The picture was taken for their wedding day, February 5, 1891. They married in Carroll County, Indiana. Jesse was 23 years old; Sarah Catherine was 19.
They had grown up in the same small community in Clay Township, in Carroll County. Their "swimming hole" when they were growing up was the Wildcat Creek, and their fathers both owned property in the township. Both the bride and groom would have been familiar with the rhythm of the 1890s rural life in Carroll County: hog breeding and butchering, corn planting and harvesting, maple sugaring, and being related one way or another to most of your neighbors.
Sarah Catherine was known to many as "Kate." She was the oldest of nine children; Jesse was the youngest of four. When they married, she moved into the home of Jesse's parents. The two lived out their married life in that house. She birthed and reared her children there, cared for her aged mother-in-law and father-in-law there, and welcomed their grandchildren and great-grandchildren back home at that house which Jesse had built with his father and brothers.
When Katie was in her mid-sixties, a doctor diagnosed her with some supposedly incurable illness. To ease her pain, the doctor prescribed morphine. Katie did not know what she was taking until she was addicted to the morphine. When she realized that she had been taking morphine and was addicted, she stopped "cold turkey." Then, she surprised the doctor and the folks who had bought clothes for her funeral by living another 15 years, and by going to several of their funerals.
Of all the folks I've ever researched who had people still living who had known them, Sarah Catherine Hooker is the only one about whom I have never heard a bad word spoken. I have never even heard anyone say they have heard a bad word about her. I have heard her described as "righteous, but not a prude." I have heard her described as "motherly to her siblings." I have heard her described as "willing to accept what she couldn't change." I have heard many say she was kind to them, or kind to their mother, father, grandfather, or grandmother. I have not found one person who can recall anyone ever saying anything negative about Sarah Catherine Hooker.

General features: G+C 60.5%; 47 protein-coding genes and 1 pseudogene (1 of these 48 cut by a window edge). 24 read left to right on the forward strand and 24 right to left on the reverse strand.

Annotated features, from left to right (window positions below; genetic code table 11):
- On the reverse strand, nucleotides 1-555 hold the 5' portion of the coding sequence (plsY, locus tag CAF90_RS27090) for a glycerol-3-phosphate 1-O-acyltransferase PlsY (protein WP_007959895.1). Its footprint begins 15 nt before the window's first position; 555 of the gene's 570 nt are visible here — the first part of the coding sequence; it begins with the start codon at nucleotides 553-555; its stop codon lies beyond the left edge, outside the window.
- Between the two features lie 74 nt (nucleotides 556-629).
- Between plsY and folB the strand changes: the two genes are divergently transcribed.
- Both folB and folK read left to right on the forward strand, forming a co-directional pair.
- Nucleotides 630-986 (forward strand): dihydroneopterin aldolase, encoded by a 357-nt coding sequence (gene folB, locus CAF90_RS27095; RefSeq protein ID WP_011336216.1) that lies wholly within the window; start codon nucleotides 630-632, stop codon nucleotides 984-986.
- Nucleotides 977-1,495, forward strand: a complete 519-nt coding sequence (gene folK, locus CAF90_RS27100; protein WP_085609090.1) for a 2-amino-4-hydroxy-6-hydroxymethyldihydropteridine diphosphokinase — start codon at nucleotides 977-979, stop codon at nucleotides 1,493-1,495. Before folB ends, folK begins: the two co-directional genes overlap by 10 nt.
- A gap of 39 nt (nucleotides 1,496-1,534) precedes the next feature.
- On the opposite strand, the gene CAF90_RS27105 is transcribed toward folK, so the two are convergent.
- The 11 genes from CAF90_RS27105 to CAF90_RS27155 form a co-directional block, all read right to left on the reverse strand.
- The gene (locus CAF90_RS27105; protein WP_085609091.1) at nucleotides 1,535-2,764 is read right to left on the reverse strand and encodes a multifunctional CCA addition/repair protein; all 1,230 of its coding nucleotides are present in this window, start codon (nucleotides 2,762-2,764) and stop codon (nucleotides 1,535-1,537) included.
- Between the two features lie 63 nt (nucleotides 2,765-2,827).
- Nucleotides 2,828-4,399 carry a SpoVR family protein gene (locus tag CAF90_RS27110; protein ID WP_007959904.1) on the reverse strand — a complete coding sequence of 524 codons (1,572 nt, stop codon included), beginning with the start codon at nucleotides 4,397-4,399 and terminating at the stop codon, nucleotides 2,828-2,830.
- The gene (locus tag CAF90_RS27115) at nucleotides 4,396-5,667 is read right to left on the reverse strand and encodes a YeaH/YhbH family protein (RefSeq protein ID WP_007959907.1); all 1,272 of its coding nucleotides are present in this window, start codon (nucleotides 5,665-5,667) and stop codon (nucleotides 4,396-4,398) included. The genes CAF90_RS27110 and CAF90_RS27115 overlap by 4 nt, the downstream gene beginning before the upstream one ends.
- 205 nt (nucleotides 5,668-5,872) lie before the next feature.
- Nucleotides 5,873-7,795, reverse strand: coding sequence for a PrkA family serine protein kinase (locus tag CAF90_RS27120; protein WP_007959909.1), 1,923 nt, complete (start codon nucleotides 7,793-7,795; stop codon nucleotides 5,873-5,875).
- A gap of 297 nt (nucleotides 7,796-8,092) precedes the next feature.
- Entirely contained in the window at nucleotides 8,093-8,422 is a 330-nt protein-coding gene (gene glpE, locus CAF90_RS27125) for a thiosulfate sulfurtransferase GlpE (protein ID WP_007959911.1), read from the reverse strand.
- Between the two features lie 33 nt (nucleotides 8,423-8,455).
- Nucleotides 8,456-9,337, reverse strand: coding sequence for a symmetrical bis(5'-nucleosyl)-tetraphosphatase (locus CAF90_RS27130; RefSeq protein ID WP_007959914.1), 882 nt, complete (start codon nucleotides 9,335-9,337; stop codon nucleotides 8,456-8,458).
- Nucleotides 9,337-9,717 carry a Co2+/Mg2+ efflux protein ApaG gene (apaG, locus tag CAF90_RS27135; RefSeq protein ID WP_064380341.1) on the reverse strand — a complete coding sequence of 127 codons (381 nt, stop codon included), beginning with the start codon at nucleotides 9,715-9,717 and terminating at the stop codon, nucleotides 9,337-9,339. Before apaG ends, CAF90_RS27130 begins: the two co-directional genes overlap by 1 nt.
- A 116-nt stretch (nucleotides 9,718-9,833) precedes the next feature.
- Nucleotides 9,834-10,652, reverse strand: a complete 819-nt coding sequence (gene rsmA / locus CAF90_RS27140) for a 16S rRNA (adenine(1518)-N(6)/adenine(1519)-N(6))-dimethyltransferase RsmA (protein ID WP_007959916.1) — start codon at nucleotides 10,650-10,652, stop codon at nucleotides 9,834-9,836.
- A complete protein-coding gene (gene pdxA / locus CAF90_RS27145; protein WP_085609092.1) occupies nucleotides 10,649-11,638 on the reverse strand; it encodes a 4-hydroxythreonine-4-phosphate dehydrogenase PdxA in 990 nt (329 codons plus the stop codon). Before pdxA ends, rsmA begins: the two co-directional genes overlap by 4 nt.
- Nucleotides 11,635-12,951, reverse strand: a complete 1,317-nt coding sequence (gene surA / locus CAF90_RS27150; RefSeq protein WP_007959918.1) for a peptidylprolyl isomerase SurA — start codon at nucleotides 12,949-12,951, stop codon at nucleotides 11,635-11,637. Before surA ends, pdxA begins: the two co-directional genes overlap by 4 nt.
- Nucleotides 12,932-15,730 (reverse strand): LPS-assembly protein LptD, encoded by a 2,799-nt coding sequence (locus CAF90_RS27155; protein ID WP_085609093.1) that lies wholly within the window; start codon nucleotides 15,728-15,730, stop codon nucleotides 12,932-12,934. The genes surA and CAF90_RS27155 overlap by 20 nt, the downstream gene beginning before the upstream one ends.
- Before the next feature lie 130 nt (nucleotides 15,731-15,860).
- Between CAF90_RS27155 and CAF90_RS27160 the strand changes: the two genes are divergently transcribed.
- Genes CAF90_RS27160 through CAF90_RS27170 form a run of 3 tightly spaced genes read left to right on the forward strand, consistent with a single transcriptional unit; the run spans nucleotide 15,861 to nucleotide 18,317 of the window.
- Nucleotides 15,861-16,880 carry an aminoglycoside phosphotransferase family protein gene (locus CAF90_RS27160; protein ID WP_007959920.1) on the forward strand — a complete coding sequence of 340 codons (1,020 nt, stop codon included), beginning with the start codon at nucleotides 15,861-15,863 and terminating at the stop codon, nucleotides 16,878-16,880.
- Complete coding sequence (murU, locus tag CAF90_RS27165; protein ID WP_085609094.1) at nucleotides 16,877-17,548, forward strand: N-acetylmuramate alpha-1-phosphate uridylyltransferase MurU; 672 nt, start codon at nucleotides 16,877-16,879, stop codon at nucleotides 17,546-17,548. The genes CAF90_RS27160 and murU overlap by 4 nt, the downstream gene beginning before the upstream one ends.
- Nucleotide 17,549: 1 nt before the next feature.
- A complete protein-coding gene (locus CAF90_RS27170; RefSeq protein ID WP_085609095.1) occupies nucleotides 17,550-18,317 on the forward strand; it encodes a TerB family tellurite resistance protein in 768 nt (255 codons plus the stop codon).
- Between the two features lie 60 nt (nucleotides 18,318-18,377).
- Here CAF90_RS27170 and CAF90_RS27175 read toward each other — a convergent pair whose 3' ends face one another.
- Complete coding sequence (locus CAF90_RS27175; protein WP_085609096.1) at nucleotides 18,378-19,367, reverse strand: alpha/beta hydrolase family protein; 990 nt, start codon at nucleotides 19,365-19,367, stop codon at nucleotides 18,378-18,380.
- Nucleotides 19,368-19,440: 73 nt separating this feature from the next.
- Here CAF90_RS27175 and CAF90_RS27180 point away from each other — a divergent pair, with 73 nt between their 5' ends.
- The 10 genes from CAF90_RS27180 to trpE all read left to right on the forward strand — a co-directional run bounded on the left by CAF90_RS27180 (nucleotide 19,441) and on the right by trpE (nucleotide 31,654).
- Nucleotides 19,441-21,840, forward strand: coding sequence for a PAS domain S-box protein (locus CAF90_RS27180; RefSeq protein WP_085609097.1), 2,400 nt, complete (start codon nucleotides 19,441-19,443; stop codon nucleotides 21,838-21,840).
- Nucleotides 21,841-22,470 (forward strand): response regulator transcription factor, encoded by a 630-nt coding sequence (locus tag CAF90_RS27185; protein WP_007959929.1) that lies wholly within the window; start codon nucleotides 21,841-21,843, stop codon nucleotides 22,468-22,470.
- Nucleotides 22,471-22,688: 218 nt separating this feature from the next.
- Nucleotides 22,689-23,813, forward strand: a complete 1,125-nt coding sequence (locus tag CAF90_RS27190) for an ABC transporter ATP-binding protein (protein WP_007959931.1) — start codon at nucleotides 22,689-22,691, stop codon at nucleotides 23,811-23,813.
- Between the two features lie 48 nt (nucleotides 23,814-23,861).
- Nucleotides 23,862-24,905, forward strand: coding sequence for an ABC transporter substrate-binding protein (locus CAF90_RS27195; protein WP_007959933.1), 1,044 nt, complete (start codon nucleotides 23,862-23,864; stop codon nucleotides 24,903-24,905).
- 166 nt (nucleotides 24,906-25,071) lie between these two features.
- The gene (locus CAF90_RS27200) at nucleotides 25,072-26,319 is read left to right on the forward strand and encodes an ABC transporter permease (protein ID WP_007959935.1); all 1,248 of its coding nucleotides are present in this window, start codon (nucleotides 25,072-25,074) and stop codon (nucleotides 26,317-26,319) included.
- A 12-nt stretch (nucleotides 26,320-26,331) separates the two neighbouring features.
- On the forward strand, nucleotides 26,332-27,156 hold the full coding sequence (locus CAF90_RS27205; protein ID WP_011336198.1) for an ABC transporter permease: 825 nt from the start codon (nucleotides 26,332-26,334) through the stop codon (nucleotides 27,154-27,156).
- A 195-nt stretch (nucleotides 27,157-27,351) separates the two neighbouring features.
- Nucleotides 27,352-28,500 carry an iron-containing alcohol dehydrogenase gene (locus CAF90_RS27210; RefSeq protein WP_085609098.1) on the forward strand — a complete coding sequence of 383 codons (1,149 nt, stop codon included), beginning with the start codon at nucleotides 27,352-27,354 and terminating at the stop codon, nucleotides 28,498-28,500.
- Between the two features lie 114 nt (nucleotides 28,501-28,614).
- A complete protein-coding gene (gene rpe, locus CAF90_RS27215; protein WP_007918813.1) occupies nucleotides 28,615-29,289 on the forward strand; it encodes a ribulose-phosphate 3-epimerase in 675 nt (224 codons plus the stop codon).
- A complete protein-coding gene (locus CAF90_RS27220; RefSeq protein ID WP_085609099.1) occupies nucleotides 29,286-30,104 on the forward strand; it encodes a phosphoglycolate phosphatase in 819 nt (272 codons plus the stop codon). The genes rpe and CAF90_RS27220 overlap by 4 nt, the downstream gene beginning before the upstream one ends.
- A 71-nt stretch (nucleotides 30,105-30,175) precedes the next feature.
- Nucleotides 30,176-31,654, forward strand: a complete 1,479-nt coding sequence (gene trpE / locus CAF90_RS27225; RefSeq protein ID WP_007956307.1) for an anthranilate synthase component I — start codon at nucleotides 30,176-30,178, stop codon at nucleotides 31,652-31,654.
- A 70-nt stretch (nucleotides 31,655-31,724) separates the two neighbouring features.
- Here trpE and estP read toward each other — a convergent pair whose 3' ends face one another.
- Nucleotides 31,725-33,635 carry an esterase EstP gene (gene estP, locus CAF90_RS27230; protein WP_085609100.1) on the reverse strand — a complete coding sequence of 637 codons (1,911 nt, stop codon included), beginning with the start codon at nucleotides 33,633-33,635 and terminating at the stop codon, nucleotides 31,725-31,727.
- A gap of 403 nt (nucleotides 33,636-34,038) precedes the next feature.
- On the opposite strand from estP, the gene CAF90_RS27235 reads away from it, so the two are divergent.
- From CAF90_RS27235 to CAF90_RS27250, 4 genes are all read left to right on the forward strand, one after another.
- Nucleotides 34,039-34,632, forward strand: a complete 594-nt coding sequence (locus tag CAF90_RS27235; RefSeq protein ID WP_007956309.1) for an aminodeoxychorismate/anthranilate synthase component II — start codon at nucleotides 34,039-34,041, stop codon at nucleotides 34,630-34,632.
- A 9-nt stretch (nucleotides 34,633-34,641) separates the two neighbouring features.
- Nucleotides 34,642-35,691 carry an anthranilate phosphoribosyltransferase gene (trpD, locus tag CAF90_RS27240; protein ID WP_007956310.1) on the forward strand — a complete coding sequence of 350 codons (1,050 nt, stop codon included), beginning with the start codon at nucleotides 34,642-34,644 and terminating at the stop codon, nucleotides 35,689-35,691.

Want to see Katie
Hooker's cookie recipe? Check this:
Sarah Catherine's obituary comes from the Fort Wayne Journal Gazette, Sunday, February 24, 1952; page 85, column 4 (Ft. Wayne, Indiana):
Errata: One son's name is misspelled in the obituary; the correct spelling is "Irvin." Also, at the time of Sarah's death, she had 12 by-then born and living great-grandchildren: Suzy, Kris, Nelson, Richard, Mike, Ed, Stephen, Barb, Alice, Mary Fran, Tom, and Fern.
Sarah's great-grandchildren born after she died are Linda, Marsha, Sara, Jesse, Dale Lester, Rex, Laura, John, Robb, Jeff, Brad, and Jennifer. All eight of Sarah & Jesse's grandchildren had children; all of Sarah & Jesse's great-grandchildren survived to maturity.
Six of Jesse and Sarah's grandsons served in the U.S. military during W.W. II.
For a list of Jesse
& Sarah Catherine's descendants,
Sarah Catherine's ancestors:
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